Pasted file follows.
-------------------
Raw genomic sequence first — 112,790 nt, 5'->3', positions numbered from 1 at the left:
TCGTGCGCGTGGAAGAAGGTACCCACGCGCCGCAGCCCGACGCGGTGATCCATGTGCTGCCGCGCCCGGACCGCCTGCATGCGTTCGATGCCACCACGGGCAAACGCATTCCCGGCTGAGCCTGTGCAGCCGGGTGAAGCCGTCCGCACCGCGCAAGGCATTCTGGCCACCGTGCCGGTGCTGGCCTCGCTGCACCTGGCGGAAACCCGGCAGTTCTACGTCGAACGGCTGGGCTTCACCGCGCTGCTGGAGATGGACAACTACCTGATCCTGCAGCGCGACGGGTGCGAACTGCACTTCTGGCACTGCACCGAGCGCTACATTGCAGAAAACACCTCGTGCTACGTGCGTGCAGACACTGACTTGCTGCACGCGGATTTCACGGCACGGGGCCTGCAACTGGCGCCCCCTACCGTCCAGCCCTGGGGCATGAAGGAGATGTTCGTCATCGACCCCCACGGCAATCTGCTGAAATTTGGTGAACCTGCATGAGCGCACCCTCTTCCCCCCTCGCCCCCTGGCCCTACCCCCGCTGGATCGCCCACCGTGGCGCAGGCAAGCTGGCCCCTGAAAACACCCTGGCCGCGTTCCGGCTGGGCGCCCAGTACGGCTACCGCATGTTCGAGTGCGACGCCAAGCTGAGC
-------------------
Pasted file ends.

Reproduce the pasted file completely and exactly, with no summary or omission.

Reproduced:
Raw genomic sequence first — 112,790 nt, 5'->3', positions numbered from 1 at the left:
TCGTGCGCGTGGAAGAAGGTACCCACGCGCCGCAGCCCGACGCGGTGATCCATGTGCTGCCGCGCCCGGACCGCCTGCATGCGTTCGATGCCACCACGGGCAAACGCATTCCCGGCTGAGCCTGTGCAGCCGGGTGAAGCCGTCCGCACCGCGCAAGGCATTCTGGCCACCGTGCCGGTGCTGGCCTCGCTGCACCTGGCGGAAACCCGGCAGTTCTACGTCGAACGGCTGGGCTTCACCGCGCTGCTGGAGATGGACAACTACCTGATCCTGCAGCGCGACGGGTGCGAACTGCACTTCTGGCACTGCACCGAGCGCTACATTGCAGAAAACACCTCGTGCTACGTGCGTGCAGACACTGACTTGCTGCACGCGGATTTCACGGCACGGGGCCTGCAACTGGCGCCCCCTACCGTCCAGCCCTGGGGCATGAAGGAGATGTTCGTCATCGACCCCCACGGCAATCTGCTGAAATTTGGTGAACCTGCATGAGCGCACCCTCTTCCCCCCTCGCCCCCTGGCCCTACCCCCGCTGGATCGCCCACCGTGGCGCAGGCAAGCTGGCCCCTGAAAACACCCTGGCCGCGTTCCGGCTGGGCGCCCAGTACGGCTACCGCATGTTCGAGTGCGACGCCAAGCTGAGC